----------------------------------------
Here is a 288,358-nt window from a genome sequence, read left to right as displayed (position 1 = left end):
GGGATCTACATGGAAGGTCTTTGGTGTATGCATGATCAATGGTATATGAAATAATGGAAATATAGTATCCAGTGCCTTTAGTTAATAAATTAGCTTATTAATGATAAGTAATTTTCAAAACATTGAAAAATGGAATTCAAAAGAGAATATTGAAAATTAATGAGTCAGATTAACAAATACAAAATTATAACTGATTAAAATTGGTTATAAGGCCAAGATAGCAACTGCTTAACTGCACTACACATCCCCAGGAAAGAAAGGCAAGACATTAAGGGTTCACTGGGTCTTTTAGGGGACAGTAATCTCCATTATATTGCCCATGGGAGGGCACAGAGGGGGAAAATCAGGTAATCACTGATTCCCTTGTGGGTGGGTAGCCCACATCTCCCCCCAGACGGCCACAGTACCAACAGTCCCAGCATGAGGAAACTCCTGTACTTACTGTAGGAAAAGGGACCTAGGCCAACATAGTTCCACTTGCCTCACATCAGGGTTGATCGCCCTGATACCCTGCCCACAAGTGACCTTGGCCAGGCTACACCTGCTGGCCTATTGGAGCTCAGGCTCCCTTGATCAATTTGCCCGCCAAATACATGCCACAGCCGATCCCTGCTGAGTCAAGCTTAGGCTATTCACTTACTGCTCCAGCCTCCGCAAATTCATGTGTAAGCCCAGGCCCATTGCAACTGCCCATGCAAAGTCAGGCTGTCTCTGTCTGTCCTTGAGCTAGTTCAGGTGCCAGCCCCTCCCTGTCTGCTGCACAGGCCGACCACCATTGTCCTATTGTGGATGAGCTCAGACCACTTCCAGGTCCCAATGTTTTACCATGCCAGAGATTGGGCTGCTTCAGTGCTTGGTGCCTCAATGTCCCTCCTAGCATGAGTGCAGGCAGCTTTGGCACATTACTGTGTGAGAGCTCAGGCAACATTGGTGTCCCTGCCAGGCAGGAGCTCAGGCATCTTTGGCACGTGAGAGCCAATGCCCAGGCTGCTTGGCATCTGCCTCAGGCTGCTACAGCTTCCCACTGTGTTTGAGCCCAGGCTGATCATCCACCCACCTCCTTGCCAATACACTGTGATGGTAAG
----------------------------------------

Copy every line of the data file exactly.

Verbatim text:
Here is a 288,358-nt window from a genome sequence, read left to right as displayed (position 1 = left end):
GGGATCTACATGGAAGGTCTTTGGTGTATGCATGATCAATGGTATATGAAATAATGGAAATATAGTATCCAGTGCCTTTAGTTAATAAATTAGCTTATTAATGATAAGTAATTTTCAAAACATTGAAAAATGGAATTCAAAAGAGAATATTGAAAATTAATGAGTCAGATTAACAAATACAAAATTATAACTGATTAAAATTGGTTATAAGGCCAAGATAGCAACTGCTTAACTGCACTACACATCCCCAGGAAAGAAAGGCAAGACATTAAGGGTTCACTGGGTCTTTTAGGGGACAGTAATCTCCATTATATTGCCCATGGGAGGGCACAGAGGGGGAAAATCAGGTAATCACTGATTCCCTTGTGGGTGGGTAGCCCACATCTCCCCCCAGACGGCCACAGTACCAACAGTCCCAGCATGAGGAAACTCCTGTACTTACTGTAGGAAAAGGGACCTAGGCCAACATAGTTCCACTTGCCTCACATCAGGGTTGATCGCCCTGATACCCTGCCCACAAGTGACCTTGGCCAGGCTACACCTGCTGGCCTATTGGAGCTCAGGCTCCCTTGATCAATTTGCCCGCCAAATACATGCCACAGCCGATCCCTGCTGAGTCAAGCTTAGGCTATTCACTTACTGCTCCAGCCTCCGCAAATTCATGTGTAAGCCCAGGCCCATTGCAACTGCCCATGCAAAGTCAGGCTGTCTCTGTCTGTCCTTGAGCTAGTTCAGGTGCCAGCCCCTCCCTGTCTGCTGCACAGGCCGACCACCATTGTCCTATTGTGGATGAGCTCAGACCACTTCCAGGTCCCAATGTTTTACCATGCCAGAGATTGGGCTGCTTCAGTGCTTGGTGCCTCAATGTCCCTCCTAGCATGAGTGCAGGCAGCTTTGGCACATTACTGTGTGAGAGCTCAGGCAACATTGGTGTCCCTGCCAGGCAGGAGCTCAGGCATCTTTGGCACGTGAGAGCCAATGCCCAGGCTGCTTGGCATCTGCCTCAGGCTGCTACAGCTTCCCACTGTGTTTGAGCCCAGGCTGATCATCCACCCACCTCCTTGCCAATACACTGTGATGGTAAG